ON THE BASIS OF THE MARYLAND SAMPLE TEST, YOUTH ITSELF considers economics to be the essence of the “youth problem.” Two thirds of the sample voted “economic security” as “youth’s own problem,” and almost 60 percent think “economic security” is synonymous with the “youth problem in general.” “Education, vocational choice” trails far behind as a chosen category; only 13 percent voted for this as “youth’s own problem.” In other words: “Give us jobs, and we’ll let the education follow in due course.”
How representative is the Maryland sample? The state itself offers a pretty good cross-section of American conditions as a whole: its westernmost tip is hill country; its northern and central counties consist largely of slightly rolling farm lands, like those of southeastern Pennsylvania or south central Ohio; its Calvert County, where tobacco is raised, has a distinct southern flavor and many Negroes; its “eastern shore” gets its living from salt water and from truck farming; its city of Baltimore is both a manufacturing center and a port; and its Prince George County is a suburb of the national capital at Washington. In all these regions people are divided pretty much as elsewhere into poor and well-to-do, unprivileged and privileged, educationally retarded and college bred. Possibly the “old American” character of most Maryland regions gives a “100 percent American” touch to the Maryland survey that would not be found, say, in an equivalent sample for New York State or Massachusetts. Generally speaking, however, the Maryland sample percentages conform to national percentages; and we can take the word of accredited statisticians that, as sample tests go, the Maryland survey is entirely trustworthy.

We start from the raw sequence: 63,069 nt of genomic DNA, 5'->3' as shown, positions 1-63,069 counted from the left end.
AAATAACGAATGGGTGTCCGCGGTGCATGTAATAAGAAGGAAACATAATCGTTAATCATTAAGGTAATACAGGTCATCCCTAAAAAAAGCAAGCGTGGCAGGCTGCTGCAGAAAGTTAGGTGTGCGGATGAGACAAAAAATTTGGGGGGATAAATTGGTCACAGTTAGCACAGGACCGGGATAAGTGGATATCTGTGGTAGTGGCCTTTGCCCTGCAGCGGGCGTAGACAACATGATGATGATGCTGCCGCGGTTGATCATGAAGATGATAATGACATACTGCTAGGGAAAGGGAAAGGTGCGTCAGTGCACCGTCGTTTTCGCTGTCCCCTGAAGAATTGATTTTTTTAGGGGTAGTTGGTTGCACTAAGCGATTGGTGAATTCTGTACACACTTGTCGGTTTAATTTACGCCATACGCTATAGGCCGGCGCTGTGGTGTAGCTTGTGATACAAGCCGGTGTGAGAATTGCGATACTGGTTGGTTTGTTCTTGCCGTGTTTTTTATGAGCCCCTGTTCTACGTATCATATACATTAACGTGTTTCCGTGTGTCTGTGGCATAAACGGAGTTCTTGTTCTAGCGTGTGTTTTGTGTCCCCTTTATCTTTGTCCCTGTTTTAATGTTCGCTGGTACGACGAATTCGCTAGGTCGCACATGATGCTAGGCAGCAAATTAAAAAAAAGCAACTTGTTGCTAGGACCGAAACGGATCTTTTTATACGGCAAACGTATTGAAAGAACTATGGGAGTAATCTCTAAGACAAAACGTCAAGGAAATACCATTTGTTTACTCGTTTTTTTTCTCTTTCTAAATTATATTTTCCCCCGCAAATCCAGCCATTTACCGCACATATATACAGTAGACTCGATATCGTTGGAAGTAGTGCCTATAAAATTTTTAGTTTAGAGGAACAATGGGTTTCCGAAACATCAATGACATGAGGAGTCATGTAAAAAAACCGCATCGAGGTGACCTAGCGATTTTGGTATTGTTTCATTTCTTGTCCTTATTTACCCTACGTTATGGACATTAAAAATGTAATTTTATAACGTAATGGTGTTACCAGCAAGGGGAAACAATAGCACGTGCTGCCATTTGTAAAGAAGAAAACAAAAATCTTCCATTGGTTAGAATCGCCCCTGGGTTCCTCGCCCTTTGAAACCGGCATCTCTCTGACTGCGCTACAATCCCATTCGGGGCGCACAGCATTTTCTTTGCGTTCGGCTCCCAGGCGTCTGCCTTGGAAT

THE MARYLAND SAMPLE DOES NOT PROVE THAT OUR DEMOCRACY of opportunity” is functioning for youth; children from the poorest families tend to get the worst jobs and, moreover, they tend to stay in the worst jobs. Class tends to perpetuate class, an American reality that clashes with traditional American theory. And the least privileged groups tend to produce the most children, meaning that there are more and more of a given helpless class to be gripped by the economic vise. To break this vicious circle of economic determinism, the American Youth Commission advocates more efficient educational, vocational and recreational programs for all youth.” Certainly youth itself, on the basis of the Maryland sample, is not overly enthusiastic about existing educational, vocational and recreational opportunities. Young people who manage to stay in school until they are eighteen do discover that education helps in job-getting. But the employment and the income of a young person’s father profoundly affect the amount of schooling that a given youth is likely to receive. Here, again, we find the vicious circle of economic determinism working. The selective principle behind the recruiting of high school and college students is distinctly not intellectual; it is almost entirely economic. As for vocational guidance in school, it proves helpful insofar as there is any; 70 percent of the young people who have received this guidance are grateful for it. But in most schools there is no attempt at vocational guidance; according to the Maryland report, “when all the youth including those now in school are considered, one still finds that only sixteen out of every hundred have received what they consider helpful vocational guidance from their schools.” Looking beyond the Maryland sample, we discover from the studies of Carter Goodrich and other sources that vocational opportunities appear most plentifully where they are least needed, and vice versa. The Great Plains region, the coal plateaus of the southern Appalachians, the old Cotton Belt, all have an excess of births over deaths—and the fewest jobs, the poorest schooling, and the least adequate vocational guidance in the country. The richest agricultural regions tend to have the best agricultural schools; in marginal farming regions, where it takes a skilful man to get a living from the soil, the young and aspiring farmer finds the most difficulty in acquiring skills. And when the surplus population of the Ozark-Appalachian plateaus, the old Cotton Belt and the Great Plains region is drained into the cities, where there is an excess of deaths over births, it finds itself at a disadvantage in competing with urban youth that knows the way around.